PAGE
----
4 Ways Writers Can Make Tenacity Their Greatest Asset

By Nick Labonté.

Ask 100 writers what their greatest asset is and you’ll probably get 100 answers—from 25-hour days to a trust fund.

But look at the careers of some of the greatest writers and authors and you’ll find one common link.

Stephen King famously pinned every rejection letter he received to the wall with a nail—until the nail fell off when he was 14 and he replaced it with a spike. Carrie, his debut novel, would be published when he was 27.

While George R. R. Martin already saw some success as a short story and TV writer throughout the 70s and 80s, it wasn’t until 1996 that the first book in his A Song of Ice and Fire series would be published—changing fantasy forever.

Ursula K. Le Guin, who wrote more 20 novels, 100 short stories, and a dozen volumes of poetry, had a writing career that spanned nearly six decades.

Beyond their love of speculative fiction, it’s tenacity that brings these writers together. Whether you’re a young writer who’s still pumping out short stories waiting for that first publication or a veteran who isn’t sure if you still have stories in the tank, you should see tenacity as your greatest ally.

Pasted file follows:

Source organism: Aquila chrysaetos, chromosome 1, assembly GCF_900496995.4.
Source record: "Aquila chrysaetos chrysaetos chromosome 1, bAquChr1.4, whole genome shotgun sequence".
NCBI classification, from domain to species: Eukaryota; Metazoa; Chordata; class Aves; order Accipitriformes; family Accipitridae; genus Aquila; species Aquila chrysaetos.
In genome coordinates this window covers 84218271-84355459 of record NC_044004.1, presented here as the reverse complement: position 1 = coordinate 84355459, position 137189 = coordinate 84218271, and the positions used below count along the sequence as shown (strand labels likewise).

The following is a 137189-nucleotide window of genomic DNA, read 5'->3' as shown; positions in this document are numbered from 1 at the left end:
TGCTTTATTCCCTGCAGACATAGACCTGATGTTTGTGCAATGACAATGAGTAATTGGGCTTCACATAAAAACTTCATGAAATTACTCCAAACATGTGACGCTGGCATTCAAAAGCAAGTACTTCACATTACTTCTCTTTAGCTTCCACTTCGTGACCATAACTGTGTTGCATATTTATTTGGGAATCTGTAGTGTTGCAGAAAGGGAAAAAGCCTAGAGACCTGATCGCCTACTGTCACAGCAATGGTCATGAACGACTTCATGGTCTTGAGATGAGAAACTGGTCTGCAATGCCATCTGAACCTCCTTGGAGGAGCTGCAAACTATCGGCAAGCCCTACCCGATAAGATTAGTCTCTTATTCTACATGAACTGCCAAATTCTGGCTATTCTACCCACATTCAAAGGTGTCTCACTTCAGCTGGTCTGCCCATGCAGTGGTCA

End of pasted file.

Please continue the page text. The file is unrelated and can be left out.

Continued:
Here are 4 ways to do that.

1. Put all of yourself in everything you write (except your hopes and dreams)

I wrote my first novel in 2018, nearly six years ago. I made a lot of mistakes writing that novel, but chief among them was thinking all my hopes and dreams as a writer hinged on it.

That level of investment, of attention, of sheer stubbornness is essential to making great art. After all, if you’re not giving every bit of yourself to your current project, is it really worth writing in the first place? Whether you’re sharing an experience that changed your life, crafting a story that won’t leave you alone, or writing about something you’re an expert in, you need to go all in.

But, counterintuitively, there’s a place where that needs to stop.

As soon as you put that final period in that final draft, you need to treat it as done, as just another thing you finished. Sure, you’ll need to advocate for it if it’s going to get published, but if you start treating it as your ticket to the big leagues, you’re setting yourself up for disappointment.